I can’t speak for the opera houses where you used to work, nor why other singers over the years may have been preferred to you, but all I know is that I and most of my colleagues simply employ the very best musicians we can: not because they are cheaper, but because they are the best for that job. So if a Korean musician does a fabulous job (and indeed, there are some great Korean singers), why shouldn’t they get the engagement? And if there’s a great Eastern European singer, by all means employ them (we work in their countries, so why shouldn’t they work in ours?). Of course, if a British singer proves to be the best for the job, employ them. That is exactly why TKC’s regular line-up includes musicians from 13 nations (14 if you count Cataluna as being separate to Spain, but let’s not open that topic today). Most professional musicians don’t mind what passport their colleagues possess – we want to work with the best.

            The suggestion that people have been “brainwashed” because they don’t hold the same views as you is unfortunate. If you truly believe that you will get a doctor’s appointment by leaving the EU, vote “Leave”. But you do so ignoring the fact that amazingly well qualified doctors who have been working abroad, and are now back in the UK and are desperate to work again as GPs, are prevented by NHS red-tape from doing so. Indeed, one of my oldest friends is sitting in Cumbria at this moment, having worked in general practice in Australia for the last 15 years, highly qualified, is British, speaks perfect English, even has legible handwriting (unusual in a doctor, I know), but has been told she must work, unpaid, for a year, to show that she can do the same highly-skilled job in the UK that she has been doing for 15 years in Australia. That’s nothing to do with voting “In” or “Out” – that’s British-generated bureaucracy gone mad.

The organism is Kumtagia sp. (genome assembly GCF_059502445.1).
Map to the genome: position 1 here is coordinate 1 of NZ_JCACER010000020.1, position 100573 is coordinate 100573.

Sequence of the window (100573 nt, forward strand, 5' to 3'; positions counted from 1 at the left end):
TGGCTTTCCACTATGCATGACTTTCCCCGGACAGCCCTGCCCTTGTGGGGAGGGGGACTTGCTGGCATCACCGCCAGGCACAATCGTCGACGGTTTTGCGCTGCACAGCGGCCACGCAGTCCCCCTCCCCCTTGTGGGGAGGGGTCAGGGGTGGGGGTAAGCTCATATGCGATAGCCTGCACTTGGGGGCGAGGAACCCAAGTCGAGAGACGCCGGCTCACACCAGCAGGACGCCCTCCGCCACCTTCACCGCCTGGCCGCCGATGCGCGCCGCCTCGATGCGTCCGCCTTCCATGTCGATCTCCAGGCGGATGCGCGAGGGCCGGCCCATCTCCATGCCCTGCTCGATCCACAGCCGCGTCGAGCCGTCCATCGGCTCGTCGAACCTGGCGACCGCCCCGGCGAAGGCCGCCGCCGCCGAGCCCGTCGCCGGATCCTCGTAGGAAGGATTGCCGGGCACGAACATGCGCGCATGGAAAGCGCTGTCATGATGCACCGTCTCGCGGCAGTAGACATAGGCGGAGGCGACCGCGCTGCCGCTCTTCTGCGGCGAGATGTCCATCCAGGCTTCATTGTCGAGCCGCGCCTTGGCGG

• Ah, the MU. Is there anything they don’t know? Anyhow, good to see that they’ve moved on from the days of trying to block European musicians from getting jobs in Britain.

    • Indeed, the MU has moved on many, many miles from being the awkward squad that it was in the past, and nowadays does a lot of good work behind the scenes for jobbing musicians. If they can get in there with other musicians’ organisations across Europe and help harmonise the myriad policies for transport (or often the non-transport) in aircraft cabins across Europe of musical instruments, such as violins, that really will be a major help to the UK music industry.

  • Michael O’Leary? Really?

    So cheap flights are a concept unknown outside the EU?

    Taking credit for the inevitable is dishonest.